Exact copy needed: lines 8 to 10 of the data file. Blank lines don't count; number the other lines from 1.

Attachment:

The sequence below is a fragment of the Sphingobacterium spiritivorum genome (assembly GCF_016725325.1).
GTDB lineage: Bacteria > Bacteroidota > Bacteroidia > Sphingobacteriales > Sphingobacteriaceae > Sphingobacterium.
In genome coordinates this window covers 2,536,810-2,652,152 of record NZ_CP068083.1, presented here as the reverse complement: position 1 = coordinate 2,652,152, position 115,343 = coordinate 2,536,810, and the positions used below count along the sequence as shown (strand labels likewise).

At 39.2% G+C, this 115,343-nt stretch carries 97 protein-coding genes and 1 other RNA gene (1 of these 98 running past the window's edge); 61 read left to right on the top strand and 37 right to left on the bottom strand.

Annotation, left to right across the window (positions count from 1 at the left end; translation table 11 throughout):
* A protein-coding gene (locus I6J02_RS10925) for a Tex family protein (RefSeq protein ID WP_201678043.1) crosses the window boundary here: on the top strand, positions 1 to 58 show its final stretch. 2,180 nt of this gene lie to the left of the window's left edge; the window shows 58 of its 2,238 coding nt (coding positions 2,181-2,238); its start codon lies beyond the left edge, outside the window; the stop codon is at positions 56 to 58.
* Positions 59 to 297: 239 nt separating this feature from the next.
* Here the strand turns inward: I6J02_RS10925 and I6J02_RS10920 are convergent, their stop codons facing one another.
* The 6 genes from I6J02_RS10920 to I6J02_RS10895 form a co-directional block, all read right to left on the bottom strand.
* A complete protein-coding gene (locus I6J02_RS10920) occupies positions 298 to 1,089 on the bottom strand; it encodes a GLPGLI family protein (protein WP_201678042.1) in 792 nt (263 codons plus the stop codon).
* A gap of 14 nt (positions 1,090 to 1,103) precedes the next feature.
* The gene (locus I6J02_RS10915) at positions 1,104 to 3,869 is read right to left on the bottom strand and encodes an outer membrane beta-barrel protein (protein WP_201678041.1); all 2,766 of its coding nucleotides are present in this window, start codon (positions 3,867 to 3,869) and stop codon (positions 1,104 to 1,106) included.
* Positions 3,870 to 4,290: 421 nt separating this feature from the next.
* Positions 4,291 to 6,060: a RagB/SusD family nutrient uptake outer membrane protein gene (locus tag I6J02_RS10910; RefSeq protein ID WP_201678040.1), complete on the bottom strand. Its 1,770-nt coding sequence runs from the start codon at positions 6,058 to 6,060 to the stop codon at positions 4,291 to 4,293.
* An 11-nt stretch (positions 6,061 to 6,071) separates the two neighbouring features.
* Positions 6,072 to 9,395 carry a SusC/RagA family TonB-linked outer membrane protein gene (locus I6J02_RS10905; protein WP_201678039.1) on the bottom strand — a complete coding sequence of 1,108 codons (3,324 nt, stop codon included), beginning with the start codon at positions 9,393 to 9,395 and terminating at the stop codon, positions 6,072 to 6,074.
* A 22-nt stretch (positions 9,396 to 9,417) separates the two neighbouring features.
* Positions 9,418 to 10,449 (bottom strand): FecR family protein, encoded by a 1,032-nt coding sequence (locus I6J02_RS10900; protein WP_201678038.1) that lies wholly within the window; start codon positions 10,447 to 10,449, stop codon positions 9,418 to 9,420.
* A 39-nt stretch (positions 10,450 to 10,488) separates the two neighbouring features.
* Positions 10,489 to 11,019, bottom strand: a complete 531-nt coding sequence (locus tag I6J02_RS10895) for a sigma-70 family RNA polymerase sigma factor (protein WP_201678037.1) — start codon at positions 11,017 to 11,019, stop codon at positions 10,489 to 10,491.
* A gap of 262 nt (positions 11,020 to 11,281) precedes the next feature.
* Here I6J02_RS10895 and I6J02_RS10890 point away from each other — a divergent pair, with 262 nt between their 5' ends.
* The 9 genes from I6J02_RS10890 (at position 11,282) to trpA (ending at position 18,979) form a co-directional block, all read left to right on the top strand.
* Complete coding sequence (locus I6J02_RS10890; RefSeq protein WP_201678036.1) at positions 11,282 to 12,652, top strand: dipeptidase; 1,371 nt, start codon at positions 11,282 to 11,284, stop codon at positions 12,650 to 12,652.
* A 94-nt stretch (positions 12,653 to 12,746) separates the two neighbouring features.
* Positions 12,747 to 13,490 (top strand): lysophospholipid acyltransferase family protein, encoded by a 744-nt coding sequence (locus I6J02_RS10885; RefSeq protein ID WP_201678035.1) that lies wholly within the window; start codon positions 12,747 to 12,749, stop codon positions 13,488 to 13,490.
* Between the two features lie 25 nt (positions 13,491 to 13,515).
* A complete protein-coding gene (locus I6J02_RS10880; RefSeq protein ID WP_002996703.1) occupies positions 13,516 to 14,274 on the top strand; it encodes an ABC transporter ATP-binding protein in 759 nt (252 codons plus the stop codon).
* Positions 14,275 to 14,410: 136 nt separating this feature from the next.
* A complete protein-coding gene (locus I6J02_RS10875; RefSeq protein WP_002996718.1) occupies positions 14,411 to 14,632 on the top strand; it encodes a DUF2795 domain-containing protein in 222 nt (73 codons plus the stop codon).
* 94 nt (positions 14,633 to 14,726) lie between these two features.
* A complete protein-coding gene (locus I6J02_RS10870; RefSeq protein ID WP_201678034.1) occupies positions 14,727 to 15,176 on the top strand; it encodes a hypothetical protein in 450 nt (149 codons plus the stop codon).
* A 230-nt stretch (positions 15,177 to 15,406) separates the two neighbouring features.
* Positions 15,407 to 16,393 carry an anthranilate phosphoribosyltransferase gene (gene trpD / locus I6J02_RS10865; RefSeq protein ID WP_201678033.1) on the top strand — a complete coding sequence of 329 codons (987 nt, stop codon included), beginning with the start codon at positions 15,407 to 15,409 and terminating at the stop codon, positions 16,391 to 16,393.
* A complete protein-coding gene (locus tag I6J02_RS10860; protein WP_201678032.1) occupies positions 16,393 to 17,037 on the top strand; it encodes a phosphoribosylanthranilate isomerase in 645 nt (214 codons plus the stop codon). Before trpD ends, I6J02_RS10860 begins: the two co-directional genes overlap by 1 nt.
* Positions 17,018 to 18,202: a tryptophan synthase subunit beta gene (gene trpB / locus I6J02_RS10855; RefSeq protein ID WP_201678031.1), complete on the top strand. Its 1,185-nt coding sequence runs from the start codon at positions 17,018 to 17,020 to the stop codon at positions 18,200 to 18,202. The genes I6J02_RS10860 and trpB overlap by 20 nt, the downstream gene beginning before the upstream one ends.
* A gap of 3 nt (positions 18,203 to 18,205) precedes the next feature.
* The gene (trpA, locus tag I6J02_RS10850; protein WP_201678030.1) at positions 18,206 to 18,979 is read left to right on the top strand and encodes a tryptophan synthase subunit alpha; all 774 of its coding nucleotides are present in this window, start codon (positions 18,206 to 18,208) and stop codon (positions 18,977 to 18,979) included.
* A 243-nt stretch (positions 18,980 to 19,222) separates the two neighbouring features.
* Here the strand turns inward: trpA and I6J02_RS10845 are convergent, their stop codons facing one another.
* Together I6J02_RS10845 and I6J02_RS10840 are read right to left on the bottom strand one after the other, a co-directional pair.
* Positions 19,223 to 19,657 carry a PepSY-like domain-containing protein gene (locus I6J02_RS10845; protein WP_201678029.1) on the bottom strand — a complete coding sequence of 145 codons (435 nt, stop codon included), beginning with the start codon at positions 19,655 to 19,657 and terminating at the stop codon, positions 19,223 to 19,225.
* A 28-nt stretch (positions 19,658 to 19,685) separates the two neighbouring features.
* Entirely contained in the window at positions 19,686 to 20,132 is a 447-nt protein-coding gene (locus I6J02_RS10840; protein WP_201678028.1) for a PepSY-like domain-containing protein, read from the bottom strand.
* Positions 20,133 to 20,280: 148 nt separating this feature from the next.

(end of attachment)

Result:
* Here the strand turns inward: I6J02_RS10925 and I6J02_RS10920 are convergent, their stop codons facing one another.
* The 6 genes from I6J02_RS10920 to I6J02_RS10895 form a co-directional block, all read right to left on the bottom strand.
* A complete protein-coding gene (locus I6J02_RS10920) occupies positions 298 to 1,089 on the bottom strand; it encodes a GLPGLI family protein (protein WP_201678042.1) in 792 nt (263 codons plus the stop codon).